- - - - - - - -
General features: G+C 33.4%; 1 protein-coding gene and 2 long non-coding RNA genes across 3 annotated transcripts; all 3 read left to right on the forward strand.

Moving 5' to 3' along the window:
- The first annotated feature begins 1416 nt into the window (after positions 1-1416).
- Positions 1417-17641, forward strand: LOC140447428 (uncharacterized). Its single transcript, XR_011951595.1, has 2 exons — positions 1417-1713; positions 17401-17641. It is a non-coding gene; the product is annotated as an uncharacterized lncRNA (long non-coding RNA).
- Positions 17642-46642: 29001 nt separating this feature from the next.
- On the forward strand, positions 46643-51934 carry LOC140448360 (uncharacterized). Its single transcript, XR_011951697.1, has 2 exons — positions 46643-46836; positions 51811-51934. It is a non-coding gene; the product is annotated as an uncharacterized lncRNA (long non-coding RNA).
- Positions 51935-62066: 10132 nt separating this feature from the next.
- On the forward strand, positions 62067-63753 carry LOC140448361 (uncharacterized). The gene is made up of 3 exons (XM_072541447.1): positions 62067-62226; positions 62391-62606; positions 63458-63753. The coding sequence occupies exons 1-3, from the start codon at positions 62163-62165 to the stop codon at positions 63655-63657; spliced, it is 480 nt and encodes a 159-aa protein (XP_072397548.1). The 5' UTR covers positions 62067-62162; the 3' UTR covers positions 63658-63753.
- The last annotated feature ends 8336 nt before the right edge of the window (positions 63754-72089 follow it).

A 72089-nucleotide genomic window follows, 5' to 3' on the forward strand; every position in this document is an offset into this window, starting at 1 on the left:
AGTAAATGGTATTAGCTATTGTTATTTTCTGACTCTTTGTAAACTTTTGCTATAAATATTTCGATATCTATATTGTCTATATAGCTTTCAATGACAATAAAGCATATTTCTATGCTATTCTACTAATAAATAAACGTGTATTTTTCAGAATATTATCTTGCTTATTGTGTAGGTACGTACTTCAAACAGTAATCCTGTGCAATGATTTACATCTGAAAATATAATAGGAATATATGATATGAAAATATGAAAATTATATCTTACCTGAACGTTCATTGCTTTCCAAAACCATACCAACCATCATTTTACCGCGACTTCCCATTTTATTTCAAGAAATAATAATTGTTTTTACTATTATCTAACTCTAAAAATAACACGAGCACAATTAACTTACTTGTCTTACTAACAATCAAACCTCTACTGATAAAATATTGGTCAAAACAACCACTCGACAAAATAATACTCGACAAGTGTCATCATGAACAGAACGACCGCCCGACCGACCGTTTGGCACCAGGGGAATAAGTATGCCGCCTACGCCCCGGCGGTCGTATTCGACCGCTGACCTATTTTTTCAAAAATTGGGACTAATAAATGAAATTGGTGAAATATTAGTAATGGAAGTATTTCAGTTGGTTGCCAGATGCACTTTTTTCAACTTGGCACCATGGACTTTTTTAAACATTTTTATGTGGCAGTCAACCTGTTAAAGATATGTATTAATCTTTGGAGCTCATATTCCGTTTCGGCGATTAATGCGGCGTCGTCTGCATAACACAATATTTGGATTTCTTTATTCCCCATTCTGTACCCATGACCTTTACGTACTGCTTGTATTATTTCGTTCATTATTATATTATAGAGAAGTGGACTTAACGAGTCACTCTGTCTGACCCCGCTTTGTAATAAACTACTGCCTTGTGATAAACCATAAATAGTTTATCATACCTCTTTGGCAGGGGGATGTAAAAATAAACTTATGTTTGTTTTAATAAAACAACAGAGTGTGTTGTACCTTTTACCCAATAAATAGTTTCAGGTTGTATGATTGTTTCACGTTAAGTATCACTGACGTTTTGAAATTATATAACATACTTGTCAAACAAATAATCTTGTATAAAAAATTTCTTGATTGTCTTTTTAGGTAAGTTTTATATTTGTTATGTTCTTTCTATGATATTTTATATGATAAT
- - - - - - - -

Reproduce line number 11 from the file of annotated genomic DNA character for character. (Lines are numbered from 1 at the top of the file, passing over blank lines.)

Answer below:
AGTAAATGGTATTAGCTATTGTTATTTTCTGACTCTTTGTAAACTTTTGCTATAAATATTTCGATATCTATATTGTCTATATAGCTTTCAATGACAATAAAGCATATTTCTATGCTATTCTACTAATAAATAAACGTGTATTTTTCAGAATATTATCTTGCTTATTGTGTAGGTACGTACTTCAAACAGTAATCCTGTGCAATGATTTACATCTGAAAATATAATAGGAATATATGATATGAAAATATGAAAATTATATCTTACCTGAACGTTCATTGCTTTCCAAAACCATACCAACCATCATTTTACCGCGACTTCCCATTTTATTTCAAGAAATAATAATTGTTTTTACTATTATCTAACTCTAAAAATAACACGAGCACAATTAACTTACTTGTCTTACTAACAATCAAACCTCTACTGATAAAATATTGGTCAAAACAACCACTCGACAAAATAATACTCGACAAGTGTCATCATGAACAGAACGACCGCCCGACCGACCGTTTGGCACCAGGGGAATAAGTATGCCGCCTACGCCCCGGCGGTCGTATTCGACCGCTGACCTATTTTTTCAAAAATTGGGACTAATAAATGAAATTGGTGAAATATTAGTAATGGAAGTATTTCAGTTGGTTGCCAGATGCACTTTTTTCAACTTGGCACCATGGACTTTTTTAAACATTTTTATGTGGCAGTCAACCTGTTAAAGATATGTATTAATCTTTGGAGCTCATATTCCGTTTCGGCGATTAATGCGGCGTCGTCTGCATAACACAATATTTGGATTTCTTTATTCCCCATTCTGTACCCATGACCTTTACGTACTGCTTGTATTATTTCGTTCATTATTATATTATAGAGAAGTGGACTTAACGAGTCACTCTGTCTGACCCCGCTTTGTAATAAACTACTGCCTTGTGATAAACCATAAATAGTTTATCATACCTCTTTGGCAGGGGGATGTAAAAATAAACTTATGTTTGTTTTAATAAAACAACAGAGTGTGTTGTACCTTTTACCCAATAAATAGTTTCAGGTTGTATGATTGTTTCACGTTAAGTATCACTGACGTTTTGAAATTATATAACATACTTGTCAAACAAATAATCTTGTATAAAAAATTTCTTGATTGTCTTTTTAGGTAAGTTTTATATTTGTTATGTTCTTTCTATGATATTTTATATGATAAT